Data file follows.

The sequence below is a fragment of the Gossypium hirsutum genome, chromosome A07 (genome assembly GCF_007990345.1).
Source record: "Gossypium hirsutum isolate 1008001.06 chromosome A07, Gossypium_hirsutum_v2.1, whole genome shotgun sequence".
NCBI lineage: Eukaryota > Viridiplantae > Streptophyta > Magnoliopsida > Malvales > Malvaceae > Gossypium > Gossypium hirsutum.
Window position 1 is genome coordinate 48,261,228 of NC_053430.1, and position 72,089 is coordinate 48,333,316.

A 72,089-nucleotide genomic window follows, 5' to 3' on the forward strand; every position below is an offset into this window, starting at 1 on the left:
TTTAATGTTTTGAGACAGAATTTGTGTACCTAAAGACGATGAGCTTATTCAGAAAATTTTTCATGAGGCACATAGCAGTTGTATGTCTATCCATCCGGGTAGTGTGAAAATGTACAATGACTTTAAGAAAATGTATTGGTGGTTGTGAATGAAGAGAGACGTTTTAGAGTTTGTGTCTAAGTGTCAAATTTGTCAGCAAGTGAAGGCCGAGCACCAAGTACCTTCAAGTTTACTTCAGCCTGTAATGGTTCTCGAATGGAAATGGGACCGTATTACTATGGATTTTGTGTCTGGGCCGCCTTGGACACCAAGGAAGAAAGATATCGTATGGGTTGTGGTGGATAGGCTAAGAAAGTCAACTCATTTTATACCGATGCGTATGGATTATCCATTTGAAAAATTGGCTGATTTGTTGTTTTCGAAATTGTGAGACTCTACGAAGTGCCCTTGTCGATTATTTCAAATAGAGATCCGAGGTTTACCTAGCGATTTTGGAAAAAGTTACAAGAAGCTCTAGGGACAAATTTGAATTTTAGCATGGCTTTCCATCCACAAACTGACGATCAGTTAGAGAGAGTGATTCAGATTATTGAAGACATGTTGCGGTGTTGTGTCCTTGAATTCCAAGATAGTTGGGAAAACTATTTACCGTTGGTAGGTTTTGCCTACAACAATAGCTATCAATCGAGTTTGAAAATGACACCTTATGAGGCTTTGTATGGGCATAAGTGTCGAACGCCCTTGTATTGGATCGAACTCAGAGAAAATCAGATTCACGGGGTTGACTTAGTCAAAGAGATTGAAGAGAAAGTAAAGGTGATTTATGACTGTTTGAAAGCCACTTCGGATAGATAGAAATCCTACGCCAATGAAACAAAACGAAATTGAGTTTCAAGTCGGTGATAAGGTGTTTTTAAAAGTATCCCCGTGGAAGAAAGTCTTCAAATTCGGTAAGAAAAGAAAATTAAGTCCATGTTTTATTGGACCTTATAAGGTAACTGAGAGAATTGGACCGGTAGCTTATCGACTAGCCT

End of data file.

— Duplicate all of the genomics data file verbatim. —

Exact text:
The sequence below is a fragment of the Gossypium hirsutum genome, chromosome A07 (genome assembly GCF_007990345.1).
Source record: "Gossypium hirsutum isolate 1008001.06 chromosome A07, Gossypium_hirsutum_v2.1, whole genome shotgun sequence".
NCBI lineage: Eukaryota > Viridiplantae > Streptophyta > Magnoliopsida > Malvales > Malvaceae > Gossypium > Gossypium hirsutum.
Window position 1 is genome coordinate 48,261,228 of NC_053430.1, and position 72,089 is coordinate 48,333,316.

A 72,089-nucleotide genomic window follows, 5' to 3' on the forward strand; every position below is an offset into this window, starting at 1 on the left:
TTTAATGTTTTGAGACAGAATTTGTGTACCTAAAGACGATGAGCTTATTCAGAAAATTTTTCATGAGGCACATAGCAGTTGTATGTCTATCCATCCGGGTAGTGTGAAAATGTACAATGACTTTAAGAAAATGTATTGGTGGTTGTGAATGAAGAGAGACGTTTTAGAGTTTGTGTCTAAGTGTCAAATTTGTCAGCAAGTGAAGGCCGAGCACCAAGTACCTTCAAGTTTACTTCAGCCTGTAATGGTTCTCGAATGGAAATGGGACCGTATTACTATGGATTTTGTGTCTGGGCCGCCTTGGACACCAAGGAAGAAAGATATCGTATGGGTTGTGGTGGATAGGCTAAGAAAGTCAACTCATTTTATACCGATGCGTATGGATTATCCATTTGAAAAATTGGCTGATTTGTTGTTTTCGAAATTGTGAGACTCTACGAAGTGCCCTTGTCGATTATTTCAAATAGAGATCCGAGGTTTACCTAGCGATTTTGGAAAAAGTTACAAGAAGCTCTAGGGACAAATTTGAATTTTAGCATGGCTTTCCATCCACAAACTGACGATCAGTTAGAGAGAGTGATTCAGATTATTGAAGACATGTTGCGGTGTTGTGTCCTTGAATTCCAAGATAGTTGGGAAAACTATTTACCGTTGGTAGGTTTTGCCTACAACAATAGCTATCAATCGAGTTTGAAAATGACACCTTATGAGGCTTTGTATGGGCATAAGTGTCGAACGCCCTTGTATTGGATCGAACTCAGAGAAAATCAGATTCACGGGGTTGACTTAGTCAAAGAGATTGAAGAGAAAGTAAAGGTGATTTATGACTGTTTGAAAGCCACTTCGGATAGATAGAAATCCTACGCCAATGAAACAAAACGAAATTGAGTTTCAAGTCGGTGATAAGGTGTTTTTAAAAGTATCCCCGTGGAAGAAAGTCTTCAAATTCGGTAAGAAAAGAAAATTAAGTCCATGTTTTATTGGACCTTATAAGGTAACTGAGAGAATTGGACCGGTAGCTTATCGACTAGCCT